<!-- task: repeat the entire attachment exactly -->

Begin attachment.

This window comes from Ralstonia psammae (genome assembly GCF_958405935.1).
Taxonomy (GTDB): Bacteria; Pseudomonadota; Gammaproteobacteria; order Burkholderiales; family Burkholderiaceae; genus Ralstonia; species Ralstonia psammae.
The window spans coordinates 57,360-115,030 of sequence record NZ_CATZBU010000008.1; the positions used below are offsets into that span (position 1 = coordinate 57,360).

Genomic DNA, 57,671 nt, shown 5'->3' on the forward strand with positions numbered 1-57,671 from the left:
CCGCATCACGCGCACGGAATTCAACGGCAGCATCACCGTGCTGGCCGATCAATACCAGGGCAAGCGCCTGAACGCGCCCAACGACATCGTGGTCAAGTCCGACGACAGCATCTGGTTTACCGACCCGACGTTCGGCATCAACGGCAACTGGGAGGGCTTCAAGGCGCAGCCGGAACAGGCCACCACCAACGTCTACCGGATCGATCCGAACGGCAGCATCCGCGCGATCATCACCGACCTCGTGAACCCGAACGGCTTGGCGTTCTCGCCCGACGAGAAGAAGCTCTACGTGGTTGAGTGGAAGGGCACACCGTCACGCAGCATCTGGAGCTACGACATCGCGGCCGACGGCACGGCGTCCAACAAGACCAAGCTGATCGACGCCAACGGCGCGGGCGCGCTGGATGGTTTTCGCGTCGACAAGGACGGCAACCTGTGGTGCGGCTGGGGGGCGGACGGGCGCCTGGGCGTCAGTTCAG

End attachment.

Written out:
This window comes from Ralstonia psammae (genome assembly GCF_958405935.1).
Taxonomy (GTDB): Bacteria; Pseudomonadota; Gammaproteobacteria; order Burkholderiales; family Burkholderiaceae; genus Ralstonia; species Ralstonia psammae.
The window spans coordinates 57,360-115,030 of sequence record NZ_CATZBU010000008.1; the positions used below are offsets into that span (position 1 = coordinate 57,360).

Genomic DNA, 57,671 nt, shown 5'->3' on the forward strand with positions numbered 1-57,671 from the left:
CCGCATCACGCGCACGGAATTCAACGGCAGCATCACCGTGCTGGCCGATCAATACCAGGGCAAGCGCCTGAACGCGCCCAACGACATCGTGGTCAAGTCCGACGACAGCATCTGGTTTACCGACCCGACGTTCGGCATCAACGGCAACTGGGAGGGCTTCAAGGCGCAGCCGGAACAGGCCACCACCAACGTCTACCGGATCGATCCGAACGGCAGCATCCGCGCGATCATCACCGACCTCGTGAACCCGAACGGCTTGGCGTTCTCGCCCGACGAGAAGAAGCTCTACGTGGTTGAGTGGAAGGGCACACCGTCACGCAGCATCTGGAGCTACGACATCGCGGCCGACGGCACGGCGTCCAACAAGACCAAGCTGATCGACGCCAACGGCGCGGGCGCGCTGGATGGTTTTCGCGTCGACAAGGACGGCAACCTGTGGTGCGGCTGGGGGGCGGACGGGCGCCTGGGCGTCAGTTCAG